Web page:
The in-charge was on day-off but I was allowed to search the books. I found 9 of the records and with the clerk there bookmarked them to make it faster for the in-charge when he got back. I was then told to come back two days after when the in-charge would be back.
I did as told and two days after the in-charge asked me to come back the next week. I went back the next week and he may have forgotten about it because he asked I come again the next week. I told him the clerk and I had bookmarked 9 of the requests and could I just have the 9? At even just P30 it would have been P270 for the parish. It was lunchtime and I was willing to come back in the afternoon but again he said next week. I never went back.
If they had encoded the records already, no need for me to have been allowed to open the books themselves and the in-charge could just have whipped the certifications in a minute. But no.
Anyway, while I was there I had noticed a young man screened at the back on a computer, and I thought he was encoding the books. Maybe they're starting with the latter records.
A carcaranon yahoogroup member had asked a Carcar programmer to analyze some records for the purpose of creating a data base program and he consulted me about it.
I informed them that the old records contained not just the subjects but a wealth of historical information about Carcar of that period. You would also find there the names of the places/barrios (now sitios or barangays), the cabezas, and around 1870s already the names of the paternal and maternal grandparents. Including the padrinos. You could virtually extract who were the cabezas in Carcar from the very start.
All this would entail a data base of certainly more than 30 fields, and the programmer thought he'd get by with less than 10. It's because the present Baptismal Certificate would need only about 7 fields, plus extra ones for the sponsors. I would divide the names to surnames and first names because the data base should be able to sort them by both fields, to make searches easier.
Now on names. Before the Decree, the data base wouldn't know what to make of the names. Would Alejo Abillo (sometimes Alejo Xavillo or Xabillo or Jabillo-- your GGG-grandfather, later Alejo Alfafara) be filed under Alejo or Abillo? Very misleading that because some later used the first names and others the second. Especially the Marias!
And did you notice the spellings I used? I can imagine the spelling of the names you got. But the data base should use the spelling found on the books, not the spelling the family later remembered him or her by, or even what the correct Spanish spelling is. Thus, there would be an individual named Alejo Abillo, another individual Alejo Xabillo, and so on and so forth.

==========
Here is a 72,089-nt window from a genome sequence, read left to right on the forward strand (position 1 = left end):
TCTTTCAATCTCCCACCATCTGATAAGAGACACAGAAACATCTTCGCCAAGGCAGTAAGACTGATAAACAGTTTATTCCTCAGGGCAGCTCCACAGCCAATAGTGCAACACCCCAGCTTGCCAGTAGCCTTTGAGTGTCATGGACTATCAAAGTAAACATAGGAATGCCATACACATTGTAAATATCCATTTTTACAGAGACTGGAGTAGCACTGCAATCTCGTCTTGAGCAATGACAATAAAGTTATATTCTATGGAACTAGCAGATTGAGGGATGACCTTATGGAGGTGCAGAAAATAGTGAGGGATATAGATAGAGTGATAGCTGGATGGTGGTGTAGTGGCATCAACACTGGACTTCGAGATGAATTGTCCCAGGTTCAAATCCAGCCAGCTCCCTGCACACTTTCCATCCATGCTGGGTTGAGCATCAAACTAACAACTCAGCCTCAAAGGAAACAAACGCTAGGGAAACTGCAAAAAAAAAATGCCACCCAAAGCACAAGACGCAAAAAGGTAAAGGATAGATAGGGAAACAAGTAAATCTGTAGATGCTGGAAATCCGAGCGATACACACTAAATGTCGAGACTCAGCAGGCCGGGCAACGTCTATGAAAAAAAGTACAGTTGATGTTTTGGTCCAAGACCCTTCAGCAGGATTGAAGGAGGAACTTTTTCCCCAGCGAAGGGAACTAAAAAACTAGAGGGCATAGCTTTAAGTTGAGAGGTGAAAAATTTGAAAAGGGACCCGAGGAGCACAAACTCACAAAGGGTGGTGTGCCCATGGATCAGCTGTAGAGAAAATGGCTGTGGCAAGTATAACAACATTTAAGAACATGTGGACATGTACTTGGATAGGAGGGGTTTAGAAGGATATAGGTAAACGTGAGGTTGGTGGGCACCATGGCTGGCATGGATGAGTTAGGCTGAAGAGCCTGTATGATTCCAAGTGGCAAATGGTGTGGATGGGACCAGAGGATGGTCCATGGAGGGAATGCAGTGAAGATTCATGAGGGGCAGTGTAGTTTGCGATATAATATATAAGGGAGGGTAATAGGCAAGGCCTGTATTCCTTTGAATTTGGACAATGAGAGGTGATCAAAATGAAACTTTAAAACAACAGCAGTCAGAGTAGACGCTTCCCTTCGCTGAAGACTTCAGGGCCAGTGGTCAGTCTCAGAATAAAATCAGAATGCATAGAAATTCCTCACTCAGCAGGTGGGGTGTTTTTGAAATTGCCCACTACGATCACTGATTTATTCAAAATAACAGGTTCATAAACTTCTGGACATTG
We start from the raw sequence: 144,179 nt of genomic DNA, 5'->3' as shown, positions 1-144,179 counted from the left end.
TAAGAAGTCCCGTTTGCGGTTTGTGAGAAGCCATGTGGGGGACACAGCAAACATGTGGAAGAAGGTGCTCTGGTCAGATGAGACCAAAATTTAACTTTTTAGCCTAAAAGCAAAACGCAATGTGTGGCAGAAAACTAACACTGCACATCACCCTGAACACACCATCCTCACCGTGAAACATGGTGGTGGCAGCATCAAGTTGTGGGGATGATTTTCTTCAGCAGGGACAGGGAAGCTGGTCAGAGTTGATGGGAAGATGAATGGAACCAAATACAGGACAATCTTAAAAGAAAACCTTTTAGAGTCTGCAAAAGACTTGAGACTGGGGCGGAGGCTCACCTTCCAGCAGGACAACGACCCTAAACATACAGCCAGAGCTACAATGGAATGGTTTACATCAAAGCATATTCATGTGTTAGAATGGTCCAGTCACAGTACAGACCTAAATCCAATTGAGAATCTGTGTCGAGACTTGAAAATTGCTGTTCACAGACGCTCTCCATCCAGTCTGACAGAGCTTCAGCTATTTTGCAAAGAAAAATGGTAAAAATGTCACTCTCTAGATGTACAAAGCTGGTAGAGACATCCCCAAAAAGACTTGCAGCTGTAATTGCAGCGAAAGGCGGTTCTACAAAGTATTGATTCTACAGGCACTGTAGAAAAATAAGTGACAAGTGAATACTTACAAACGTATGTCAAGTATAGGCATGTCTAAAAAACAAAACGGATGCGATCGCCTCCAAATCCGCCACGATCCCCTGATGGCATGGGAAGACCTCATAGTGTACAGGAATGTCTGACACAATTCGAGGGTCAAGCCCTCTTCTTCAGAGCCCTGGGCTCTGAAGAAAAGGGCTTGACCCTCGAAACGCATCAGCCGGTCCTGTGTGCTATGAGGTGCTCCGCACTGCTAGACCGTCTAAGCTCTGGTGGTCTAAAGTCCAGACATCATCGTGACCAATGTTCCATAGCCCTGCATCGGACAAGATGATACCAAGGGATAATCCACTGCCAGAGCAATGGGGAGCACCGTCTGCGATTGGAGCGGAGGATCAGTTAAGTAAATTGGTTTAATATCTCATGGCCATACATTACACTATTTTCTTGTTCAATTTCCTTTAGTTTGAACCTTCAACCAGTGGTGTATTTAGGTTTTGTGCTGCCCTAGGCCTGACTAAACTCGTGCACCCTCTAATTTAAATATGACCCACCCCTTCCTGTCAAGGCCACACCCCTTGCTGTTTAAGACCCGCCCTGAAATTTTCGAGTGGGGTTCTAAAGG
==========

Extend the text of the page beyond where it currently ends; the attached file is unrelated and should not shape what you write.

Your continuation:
To illustrate, Filemon could be Filemon, Felimon, Filimon, Felemon, Philemon, Phelimon, Philimon, Phelemon--depending on the mood of the church clerk that day. If he had been gay, he'd even try on Sholemon, and nobody would be the wiser, because most of the parishioners could not read or write.
Then picture yourself bringing those parish certifications with variant spellings for family members, and be told at a government agency to produce an affidavit from two disinterested persons that they knew the subject and attesting that the subject and the one in the 1860 certification is one and the same person. Our rules are that funny, and the people implementing them are even funnier. They are horribly bookish at the same time that they had never read a book their entire lives.
Mormons. I'm sure they microfilmed the Catholic parish records with the approval of the Catholic higher-ups. I understand that the agreement was for them to give a copy each to the Archdiocese of Manila, the National Archives and the UST Library.
Hey, wherever you are, just locate a Mormon Family History reading center nearest you and you're on your way if you ever need a record. They may even observe better office hours and ours here in Cebu City. BTW, the Carcar records were filmed 1980, it said there on the film.
History. I can only think of Pigafetta and Blair. Maybe, the Cebuano Studies Center in U of San Carlos could help. And I imagine Americans may have better collections of Philippine data than we have here anywhere in the country.
The records starting only 1759 could be a clue to some possibilities: could be that's the year the parish transferred from Daanglungsod, or from the second one after Daanglungsod to this new one (pointing to another possibility that there could have been an original church structure before this present one which was built only 1860).
Hey, enough, I'm not an authority AT ALL.